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Parenting a Child Under 3 in the Digital Age

Parenting in the digital age is bringing new challenges to parents - and children alike.

One of the keys for moving forward as a Digital Parent is to understand the issues and then apply best practices to your family. But attention, don't be afraid to mix and match things up to find something that works for your family.

Effects of Screen time

  • Research is not conclusive on the effects of screens on child development, so err on the side of caution and find balance for screens in the life of your child. Too much screen time may damage the brain, inhibit the ability to recognize emotions, and affect child development.

Screen limits

  • Most pediatricians and psychologists on both sides of the Channel recommend no screens for our wee ones. Wee = less than two years old. 
  • If you’re feeling rebellious about screen limits and have older children, compare your digital family plan with Nanea Hoffman, author of an inspiring no-screen limit article for...
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How to Report an Online Incident in Your Country

What do you do if you or your child experiences an online incident?

Parenting in the digital age is no different than ‘regular’ parenting and one of the first things that a parent must do is to note the contact information for emergency (online) services, just like you do in the offline world. What parent doesn’t know the emergency number to call for firefighters or police?

This How-To contains all the contact information that you need in the event of a digital emergency in France, Canada, Belgium, the US and the UK.

And I hope that you NEVER EVER need them. Period.

As an Internet enthusiast, I encourage children and young people to enjoy (age appropriate) technology and I provide lessons on digital citizenship so that they can use technology and the Internet in a responsible manner. Despite these precautions, it is inevitable that something inappropriate will happen. While I sincerely hope that the degree of the incident is minor and nothing more than a few...

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Kid Korner: Thoughts of Minecraft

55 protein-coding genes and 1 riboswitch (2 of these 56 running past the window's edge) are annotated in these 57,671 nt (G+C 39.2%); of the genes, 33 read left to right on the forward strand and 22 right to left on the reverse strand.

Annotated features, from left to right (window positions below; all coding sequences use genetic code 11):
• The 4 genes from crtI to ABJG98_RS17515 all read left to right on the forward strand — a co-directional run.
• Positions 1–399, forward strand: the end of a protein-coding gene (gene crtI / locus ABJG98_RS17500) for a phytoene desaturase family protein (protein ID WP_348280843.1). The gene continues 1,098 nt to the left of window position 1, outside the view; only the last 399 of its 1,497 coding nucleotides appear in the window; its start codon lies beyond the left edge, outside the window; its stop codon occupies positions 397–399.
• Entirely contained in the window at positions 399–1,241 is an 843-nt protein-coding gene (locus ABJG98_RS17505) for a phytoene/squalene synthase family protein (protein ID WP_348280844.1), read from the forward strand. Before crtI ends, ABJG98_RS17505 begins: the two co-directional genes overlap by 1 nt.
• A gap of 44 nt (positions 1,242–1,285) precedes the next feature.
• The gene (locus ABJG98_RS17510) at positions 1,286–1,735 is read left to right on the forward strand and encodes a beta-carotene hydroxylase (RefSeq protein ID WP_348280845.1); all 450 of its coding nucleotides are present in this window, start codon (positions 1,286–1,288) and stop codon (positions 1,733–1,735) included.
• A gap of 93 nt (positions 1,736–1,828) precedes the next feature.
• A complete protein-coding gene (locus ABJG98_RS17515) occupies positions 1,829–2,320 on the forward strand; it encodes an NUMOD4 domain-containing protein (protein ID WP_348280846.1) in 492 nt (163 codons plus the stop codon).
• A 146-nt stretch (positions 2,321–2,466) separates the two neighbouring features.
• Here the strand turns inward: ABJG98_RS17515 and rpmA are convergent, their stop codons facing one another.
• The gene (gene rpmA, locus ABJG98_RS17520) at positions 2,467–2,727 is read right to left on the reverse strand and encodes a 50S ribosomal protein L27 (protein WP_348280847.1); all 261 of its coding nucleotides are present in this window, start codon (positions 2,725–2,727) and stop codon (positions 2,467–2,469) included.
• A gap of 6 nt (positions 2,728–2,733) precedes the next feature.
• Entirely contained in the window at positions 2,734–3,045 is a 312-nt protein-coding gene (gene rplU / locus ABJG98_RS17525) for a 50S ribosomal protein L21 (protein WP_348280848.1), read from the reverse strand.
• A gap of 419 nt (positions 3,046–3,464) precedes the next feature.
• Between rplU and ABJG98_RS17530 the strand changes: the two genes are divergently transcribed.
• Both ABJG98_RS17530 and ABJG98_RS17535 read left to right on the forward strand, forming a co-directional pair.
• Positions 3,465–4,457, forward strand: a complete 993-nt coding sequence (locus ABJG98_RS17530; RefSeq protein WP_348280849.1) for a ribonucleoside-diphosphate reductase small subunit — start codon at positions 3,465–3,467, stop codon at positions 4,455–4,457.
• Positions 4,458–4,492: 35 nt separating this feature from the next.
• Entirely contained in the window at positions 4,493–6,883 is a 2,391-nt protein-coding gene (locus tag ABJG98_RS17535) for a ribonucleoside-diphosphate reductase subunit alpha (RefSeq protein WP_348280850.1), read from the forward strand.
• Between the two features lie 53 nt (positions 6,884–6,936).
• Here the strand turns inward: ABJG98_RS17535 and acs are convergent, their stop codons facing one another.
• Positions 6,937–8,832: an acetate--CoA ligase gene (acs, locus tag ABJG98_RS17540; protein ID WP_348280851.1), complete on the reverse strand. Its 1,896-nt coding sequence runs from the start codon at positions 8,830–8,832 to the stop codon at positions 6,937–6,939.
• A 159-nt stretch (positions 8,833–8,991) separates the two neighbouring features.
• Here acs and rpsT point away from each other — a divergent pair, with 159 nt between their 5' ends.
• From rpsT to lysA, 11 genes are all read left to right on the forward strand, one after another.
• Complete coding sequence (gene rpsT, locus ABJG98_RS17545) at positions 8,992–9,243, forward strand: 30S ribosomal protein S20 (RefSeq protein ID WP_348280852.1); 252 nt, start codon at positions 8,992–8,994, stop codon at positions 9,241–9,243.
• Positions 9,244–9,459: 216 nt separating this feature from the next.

AUTHOR: Joanne Cammish

To understand the digital world: go to the source.

If you want to better understand a game or app that's aimed at young people, it's probably worth taking the time to find out about it from the player at source.

I decided to interview my nephew to get his thoughts on Minecraft. He is a reliable source as he been playing Minecraft for the last 5 years and from here on in will be referred to as Minecraft Guru or MG.  (He will really love reading that title.)

How did you discover Minecraft?

MG: My 'on trend' grandad (gaming grandad?!) introduced me to Minecraft a few years after its release in May 2009.

Should parents let their children play Minecraft?

MG: YES. Definitely yes.

What do you believe that parents need to know about Minecraft?

  • It's a creative, fun game to play or own.
  • It's educational and challenging, encouraging and motivating players to gain achievements through strategising, planning ahead, making decisions and reasoning in order to...
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Parent Perspective: My Digital Parenting Transformation


AUTHOR: Joanne Cammish

I have developed a very recent interest in online safety and parenting. The interest in technology in general has stemmed from the beginning of my teaching career in 2000.

During my career, in and amongst other roles, I have always been drawn to Information Technology. I might not have understood all the complicated tech in’s and out’s, but I understood enough to recognise that I.T. would be very significant in the future. Obviously, I couldn’t have predicted just how big. In my most recent role as Computing subject leader, I spent months cramming up on my knowledge, policies, the new curriculum and all associated paraphernalia. And yet, there is always more to learn.

In parallel with my career in education, I also became a parent. I think that most of you would agree that parenting is without a doubt the most important and hardest ‘job’ while also being the most consuming and rewarding. I have been fortunate to be able to spend...

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Be a Digital Parent Role Model

The key to digital parenting is communication.

A  digital parent . . .

  • Talks with their children openly and regularly
  • Knows that there is a time and place for tech - and is able to explain that to their children
  • Searches online for anything that they don’t understand
  • Appreciates the benefits of Internet and technology
  • Is aware of the risks of Internet and technology
  • Remains calm when something happens
  • Pays attention to their children’s use of screens, including TV, Kindles, gaming consoles, etc.
  • Is a good digital role model
  • Knows how to use parental controls
  • Encourages their children to use Internet and technology, (wisely and safely)
    Plans offline activities whenever possible

And here are some excellent resources to keep you motivated:

Family Online Safety Institute: 7 Steps to Good Digital Parenting

Internet Matters: Online Issues: Learn About It, Talk About It, Deal With It

Looking for something more?  Shoot me an email at...